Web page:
Hale on “What is governance?”
Thomas Hale of the Blavatnik School of Government, University of Oxford, responds to Francis Fukuyama’s “What is governance?”:
Francis Fukuyama’s commentary puts forward a basic and important point with his usual clarity. The capacity of government agencies to implement policy varies across countries and sub-national jurisdictions, affecting the life chances of those who live within them. Yet political scientists have somewhat confused ideas of how to conceptualize this variation, and correspondingly weak empirical measures for it. I can only heartily agree with Fukuyama and the other commentators that better study of the effectiveness of the functional apparatus of government would advance our understanding of how policy works.
However, at the risk of provocation I would suggest that this important project is not an answer to the question of what governance is, nor should it be. “Governance” is both too small and too big a concept to fit the task. The distinction is substantive as well as semantic.
First, “governance” is too big a term for Fukuyama’s project because government agencies are just one of several types of organizations that make and enforce rules, provide public goods and services, and otherwise govern in the sense Fukuyama means. It is commonplace today to observe that NGOs, international organizations, private companies, social enterprises, and other types of organizations have joined government agencies in the task of “governance” across every policy area, domestic and international. In some cases these organizations are the delegated agents of the state, in some they are equal partners, and in others still they lead policy formation and implementation.
Recognizing this growing pluralization of governance need not force us into facile arguments that assume a zero-sum relationship between the state and other forms of governance, as were common in the 1990s. In most cases government agencies remain the most central actor, but in very few cases are other types of governance organizations so unimportant that we can reasonably ignore them. Rather, the intellectual challenge is to map this varied landscape of governance organizations, to explain why the mix of public, private, and hybrid institutions varies across issue areas, time, and place, and to assess their implications.
Within this context, the project Fukuyama proposes is surely one of the most important tasks. But it is a subset of the study of “governance.” Moreover, it seems to me that there is more at stake here than just conceptual clarity, as the quality of a government agency surely depends on the broader context in which it operates. In advanced market democracies, bureaucrats must be good at contracting service providers, monitoring and assessing service delivery, orchestrating voluntary actions, and other tasks far outside traditional remit of “command and control.” In weak states where international organizations, NGOs, and public-private partnerships serve as functional substitutes for government agencies, the quality of government services must no doubt be measured by alternative criteria. And for all issues characterized by interdependence, government agencies must coordinate across borders—with each other, but also with other actors—to achieve effective policy implementation.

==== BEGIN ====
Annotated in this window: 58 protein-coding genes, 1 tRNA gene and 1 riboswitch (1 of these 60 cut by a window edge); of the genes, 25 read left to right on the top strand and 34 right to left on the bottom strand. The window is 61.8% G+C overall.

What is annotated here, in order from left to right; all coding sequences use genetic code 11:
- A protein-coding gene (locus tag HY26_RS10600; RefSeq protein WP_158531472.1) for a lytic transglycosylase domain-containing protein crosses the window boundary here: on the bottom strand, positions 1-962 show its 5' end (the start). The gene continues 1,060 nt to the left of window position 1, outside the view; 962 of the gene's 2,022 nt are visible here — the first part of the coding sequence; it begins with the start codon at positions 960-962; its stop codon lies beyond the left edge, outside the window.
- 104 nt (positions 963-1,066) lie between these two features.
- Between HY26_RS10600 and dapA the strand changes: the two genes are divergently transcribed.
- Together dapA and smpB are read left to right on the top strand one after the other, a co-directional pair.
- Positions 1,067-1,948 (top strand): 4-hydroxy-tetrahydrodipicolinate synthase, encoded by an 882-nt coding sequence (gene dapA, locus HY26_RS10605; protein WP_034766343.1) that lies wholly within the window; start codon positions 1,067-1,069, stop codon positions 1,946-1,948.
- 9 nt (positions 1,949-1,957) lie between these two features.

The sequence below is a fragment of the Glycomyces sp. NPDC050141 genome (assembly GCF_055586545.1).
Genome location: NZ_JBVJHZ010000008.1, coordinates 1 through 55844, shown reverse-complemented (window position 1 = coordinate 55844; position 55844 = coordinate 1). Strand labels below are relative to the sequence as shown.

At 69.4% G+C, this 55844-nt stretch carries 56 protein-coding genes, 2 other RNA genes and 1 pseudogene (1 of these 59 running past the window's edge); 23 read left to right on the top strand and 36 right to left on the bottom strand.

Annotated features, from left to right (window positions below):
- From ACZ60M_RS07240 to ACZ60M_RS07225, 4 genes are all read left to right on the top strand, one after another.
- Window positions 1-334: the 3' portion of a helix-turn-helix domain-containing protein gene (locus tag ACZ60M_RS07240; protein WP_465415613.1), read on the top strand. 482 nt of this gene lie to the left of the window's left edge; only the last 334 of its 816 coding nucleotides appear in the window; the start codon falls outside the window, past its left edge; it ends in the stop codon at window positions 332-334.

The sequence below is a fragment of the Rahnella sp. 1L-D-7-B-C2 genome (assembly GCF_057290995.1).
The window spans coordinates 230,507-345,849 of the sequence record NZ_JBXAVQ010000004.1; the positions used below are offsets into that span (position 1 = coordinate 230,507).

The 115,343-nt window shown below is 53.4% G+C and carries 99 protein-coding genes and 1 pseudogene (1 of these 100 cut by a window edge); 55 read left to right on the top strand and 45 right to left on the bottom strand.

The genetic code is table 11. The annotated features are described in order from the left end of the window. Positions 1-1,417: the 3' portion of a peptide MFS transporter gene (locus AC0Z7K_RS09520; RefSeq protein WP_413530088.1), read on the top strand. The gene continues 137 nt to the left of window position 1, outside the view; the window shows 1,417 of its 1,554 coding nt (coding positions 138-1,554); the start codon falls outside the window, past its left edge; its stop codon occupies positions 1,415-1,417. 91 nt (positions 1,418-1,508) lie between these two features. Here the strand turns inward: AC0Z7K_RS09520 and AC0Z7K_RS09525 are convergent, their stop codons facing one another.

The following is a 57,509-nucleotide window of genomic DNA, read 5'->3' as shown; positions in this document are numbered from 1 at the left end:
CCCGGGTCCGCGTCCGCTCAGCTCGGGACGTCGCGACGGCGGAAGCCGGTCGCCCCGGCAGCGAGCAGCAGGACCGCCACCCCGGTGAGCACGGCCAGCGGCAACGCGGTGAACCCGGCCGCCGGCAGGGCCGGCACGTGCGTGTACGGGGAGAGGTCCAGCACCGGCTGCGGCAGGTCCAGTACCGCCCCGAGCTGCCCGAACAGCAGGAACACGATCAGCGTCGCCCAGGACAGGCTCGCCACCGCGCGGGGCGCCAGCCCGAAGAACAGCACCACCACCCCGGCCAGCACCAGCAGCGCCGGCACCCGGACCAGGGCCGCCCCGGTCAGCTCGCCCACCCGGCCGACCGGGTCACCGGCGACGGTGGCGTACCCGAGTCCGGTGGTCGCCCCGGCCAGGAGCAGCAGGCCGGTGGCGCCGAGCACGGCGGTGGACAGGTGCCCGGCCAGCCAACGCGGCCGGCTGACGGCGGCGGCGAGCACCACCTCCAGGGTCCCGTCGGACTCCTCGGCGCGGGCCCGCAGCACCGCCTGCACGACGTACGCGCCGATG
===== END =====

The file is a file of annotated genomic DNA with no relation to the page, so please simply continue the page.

Second, Fukuyama’s approach to “governance” is too small because the factors that Fukuyama highlights do not seem to aggregate particularly usefully. The additive measures like the WGI that Fukuyama criticizes mix many things together. And as his brilliant appendix on the measurement of Chinese governance shows, the things they add together are not always very clear. The more conditional approach suggested by Fukuyama is therefore much more promising. But to the extent he is right that different parts of “good governance” are conditional on each other, we should have diminishing hopes for creating panel data, and thus for employing the powerful analytic tools it allows. Datasets like the WGI blithely ignore this trade-off, focusing on data-generation rather than measuring concepts accurately (there may be some use for the measures they aggregate, though I tend to agree with Fukuyama’s critique).
I was somewhat unclear, though, from this commentary, how much Fukuyama himself recognizes this tradeoff between, crudely, breadth and accuracy. What would a good, comparable measure of the quality of government agencies look like? Can we imagine a feasible one? I would argue that what we mean by the quality of governance must change depending on the specific research project at hand. “Good” is not a very useful criterion. I would therefore suggest that any data-gathering project that follows from this commentary make sure the dataset it builds is highly modular. That is, it would seem to be important to measure various characteristics of government agencies at the most disaggregated, specific, objective level. This would allow researchers to build their own indices of good governance, tailoring cross-country measures to the research question was at hand, instead of picking a fuzzy number from a fuzzily defined concept.
Thomas Hale is a postdoctoral research fellow at the Blavatnik School of Government, University of Oxford. He holds a PhD in Politics from Princeton University, a masters degree in Global Politics from the London School of Economics, and an AB in public policy from Princeton’s Woodrow Wilson School.